Chief Justice Enters Additional Emergency Directives Governing Court Operations

This post was updated on May 22, 2020 to include discussion of a May 21, 2020 order extending deadlines in criminal cases and a May 14, 2020 order from the North Carolina Supreme Court. 

Chief Justice Cheri Beasley entered an order today imposing eight new emergency directives (Directives 9 -16) to address court operations during the COVID-19 pandemic. The Chief Justice entered a separate order extending time for documents to be filed and acts due to be done in criminal cases in the trial courts.

New Directives

No jury trials before August. Emergency Directive 10 prohibits jury trials from convening in district or superior court for the next thirty days. The directive also states that the Chief Justice (whose emergency orders under G.S. 7A-39(b) expire 30 days from issuance) intends to extend this directive through at least the end of July. The order further directs the Chief Justice’s COVID-19 Task Force to develop best practices and minimum requirements for the convening of jury trials and to submit those recommendations to the Chief Justice and to the Administrative Office of the Courts (AOC) by June 30, 2020. (Emergency Directive 16).

COVID-19 Coordinators. Each senior resident superior court judge must designate a COVID-19 Coordinator for his or her district. (Emergency Directive 11). The name of the COVID-19 Coordinator for each facility must be submitted to the AOC by 5:00 PM on May 26, 2020.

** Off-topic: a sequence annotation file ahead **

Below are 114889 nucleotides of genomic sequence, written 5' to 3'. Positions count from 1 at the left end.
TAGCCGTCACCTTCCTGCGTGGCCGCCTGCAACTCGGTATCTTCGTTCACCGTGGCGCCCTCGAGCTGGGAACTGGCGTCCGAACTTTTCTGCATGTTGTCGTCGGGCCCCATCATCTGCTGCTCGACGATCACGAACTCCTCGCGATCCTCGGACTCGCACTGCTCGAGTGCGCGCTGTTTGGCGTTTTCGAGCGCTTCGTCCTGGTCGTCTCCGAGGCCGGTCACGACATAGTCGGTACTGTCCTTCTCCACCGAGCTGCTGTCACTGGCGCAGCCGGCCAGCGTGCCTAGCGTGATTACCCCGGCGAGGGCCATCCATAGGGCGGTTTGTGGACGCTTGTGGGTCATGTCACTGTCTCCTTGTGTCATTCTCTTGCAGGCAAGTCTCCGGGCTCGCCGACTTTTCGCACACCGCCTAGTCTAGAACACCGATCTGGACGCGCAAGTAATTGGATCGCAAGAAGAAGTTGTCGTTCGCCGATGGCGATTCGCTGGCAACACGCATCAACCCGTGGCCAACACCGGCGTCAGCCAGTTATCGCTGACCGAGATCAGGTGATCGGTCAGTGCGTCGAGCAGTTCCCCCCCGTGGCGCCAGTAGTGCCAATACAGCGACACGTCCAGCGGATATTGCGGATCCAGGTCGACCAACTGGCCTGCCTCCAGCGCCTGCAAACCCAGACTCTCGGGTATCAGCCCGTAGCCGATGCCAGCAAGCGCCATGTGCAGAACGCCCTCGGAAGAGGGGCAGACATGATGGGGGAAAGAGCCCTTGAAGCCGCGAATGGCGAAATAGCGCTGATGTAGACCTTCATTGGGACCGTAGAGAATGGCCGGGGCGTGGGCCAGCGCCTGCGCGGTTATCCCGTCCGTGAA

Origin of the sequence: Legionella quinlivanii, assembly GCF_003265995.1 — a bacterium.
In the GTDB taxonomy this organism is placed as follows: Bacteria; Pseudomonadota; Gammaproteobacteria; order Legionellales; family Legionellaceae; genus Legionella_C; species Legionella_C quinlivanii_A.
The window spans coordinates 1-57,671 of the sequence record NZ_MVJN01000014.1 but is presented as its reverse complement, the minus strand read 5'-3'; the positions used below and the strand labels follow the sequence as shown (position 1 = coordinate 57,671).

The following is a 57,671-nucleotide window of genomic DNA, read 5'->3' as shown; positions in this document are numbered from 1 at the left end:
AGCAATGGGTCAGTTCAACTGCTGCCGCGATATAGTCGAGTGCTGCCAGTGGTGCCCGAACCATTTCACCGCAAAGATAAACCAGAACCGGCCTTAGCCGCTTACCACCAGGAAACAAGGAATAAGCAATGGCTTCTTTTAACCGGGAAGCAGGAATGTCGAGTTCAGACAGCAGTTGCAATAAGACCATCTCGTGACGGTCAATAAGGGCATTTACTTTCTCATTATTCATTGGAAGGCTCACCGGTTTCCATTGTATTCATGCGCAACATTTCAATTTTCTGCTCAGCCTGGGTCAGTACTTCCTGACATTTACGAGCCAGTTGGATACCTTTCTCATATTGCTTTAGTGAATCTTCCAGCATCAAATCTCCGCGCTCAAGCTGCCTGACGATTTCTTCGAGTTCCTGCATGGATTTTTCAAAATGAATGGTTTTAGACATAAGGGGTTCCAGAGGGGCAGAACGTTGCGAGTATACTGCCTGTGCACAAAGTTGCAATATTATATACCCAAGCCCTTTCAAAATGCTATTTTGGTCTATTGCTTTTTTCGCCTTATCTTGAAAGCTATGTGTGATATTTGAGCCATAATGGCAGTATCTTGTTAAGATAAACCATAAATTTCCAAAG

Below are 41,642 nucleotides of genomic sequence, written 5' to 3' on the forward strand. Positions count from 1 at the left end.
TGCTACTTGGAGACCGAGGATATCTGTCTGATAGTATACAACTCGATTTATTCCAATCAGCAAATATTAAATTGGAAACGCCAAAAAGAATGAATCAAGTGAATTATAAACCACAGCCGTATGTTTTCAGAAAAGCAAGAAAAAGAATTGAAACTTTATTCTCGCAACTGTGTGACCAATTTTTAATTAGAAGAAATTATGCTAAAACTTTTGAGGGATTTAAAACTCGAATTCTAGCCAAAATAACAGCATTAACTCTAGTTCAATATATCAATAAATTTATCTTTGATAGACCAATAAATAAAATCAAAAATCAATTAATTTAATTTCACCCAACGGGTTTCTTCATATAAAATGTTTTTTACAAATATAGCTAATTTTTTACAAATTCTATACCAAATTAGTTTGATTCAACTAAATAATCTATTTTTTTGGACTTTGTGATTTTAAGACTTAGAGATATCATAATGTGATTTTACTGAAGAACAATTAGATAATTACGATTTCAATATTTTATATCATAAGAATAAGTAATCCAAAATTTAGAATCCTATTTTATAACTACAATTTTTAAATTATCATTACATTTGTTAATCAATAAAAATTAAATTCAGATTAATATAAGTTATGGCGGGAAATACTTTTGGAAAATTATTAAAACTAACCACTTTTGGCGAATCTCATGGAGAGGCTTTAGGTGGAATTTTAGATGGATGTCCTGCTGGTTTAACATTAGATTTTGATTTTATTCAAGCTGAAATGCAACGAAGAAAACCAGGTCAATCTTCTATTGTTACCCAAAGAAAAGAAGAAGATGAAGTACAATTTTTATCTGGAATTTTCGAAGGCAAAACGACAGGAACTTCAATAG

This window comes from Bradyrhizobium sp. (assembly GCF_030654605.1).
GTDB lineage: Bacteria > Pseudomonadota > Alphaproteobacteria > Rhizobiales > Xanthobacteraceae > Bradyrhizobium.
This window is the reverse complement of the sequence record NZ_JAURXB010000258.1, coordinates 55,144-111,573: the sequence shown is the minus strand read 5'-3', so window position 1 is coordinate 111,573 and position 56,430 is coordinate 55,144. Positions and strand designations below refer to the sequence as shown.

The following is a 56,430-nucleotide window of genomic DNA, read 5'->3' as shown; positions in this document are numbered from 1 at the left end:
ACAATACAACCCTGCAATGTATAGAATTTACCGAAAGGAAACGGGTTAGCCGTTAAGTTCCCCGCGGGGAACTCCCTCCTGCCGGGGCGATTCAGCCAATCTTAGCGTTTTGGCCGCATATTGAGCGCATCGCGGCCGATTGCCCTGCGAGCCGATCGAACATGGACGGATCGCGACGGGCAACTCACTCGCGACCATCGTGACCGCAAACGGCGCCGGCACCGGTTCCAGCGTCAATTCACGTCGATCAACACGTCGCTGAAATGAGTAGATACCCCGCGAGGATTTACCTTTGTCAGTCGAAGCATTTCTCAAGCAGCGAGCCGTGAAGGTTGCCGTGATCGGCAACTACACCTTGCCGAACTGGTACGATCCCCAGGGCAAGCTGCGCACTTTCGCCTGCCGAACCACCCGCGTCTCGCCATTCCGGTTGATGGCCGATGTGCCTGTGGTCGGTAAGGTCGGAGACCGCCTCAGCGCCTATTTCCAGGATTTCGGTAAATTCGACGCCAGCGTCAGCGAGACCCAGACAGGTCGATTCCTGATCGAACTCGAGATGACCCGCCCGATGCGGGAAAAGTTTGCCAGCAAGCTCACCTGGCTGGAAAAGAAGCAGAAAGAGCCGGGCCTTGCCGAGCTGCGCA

In preparation for the resumption of jury trials on or after August 1, 2020, the COVID-19 Coordinator must determine whether there is adequate space in the court facility to convene a jury trial in keeping with current public health guidance. (Emergency Directive 16). If local court facilities are not adequate to convene socially distanced jury trials, the senior resident superior court judge must identify by July 1, 2020 other appropriate facilities for such trials. If the alternate facility is located outside the county seat, information about the alternate proposed facility must be submitted to the AOC for approval and, when required, to the Chief Justice for approval, in accordance with G.S. 7A-42(i) and 7A-130(b).

Limitations on court. Emergency Directive 9 provides that no session of court may be scheduled if doing so would result in “members of the public sitting or standing in close proximity and/or for extended periods of time in contravention of current public health guidance[.]” The directive encourages judicial officials to continue to utilize remote hearing technology and advises them to minimize large gatherings and face-to-face interactions between personnel and the public.

Before any court calendar is published or distributed, the COVID-19 Coordinator must ensure that: (1) each session or sessions of court will not result in members of the public sitting or standing in close proximity for extended periods of time counter to current health public health guidance; and (2) a facemask will be available to all judicial branch personnel assigned to a courtroom for more than thirty minutes. (Emergency Directive 13). For sessions of court for which calendars already have been distributed, the COVID-19 Coordinator must make such assurances before the session of court begins.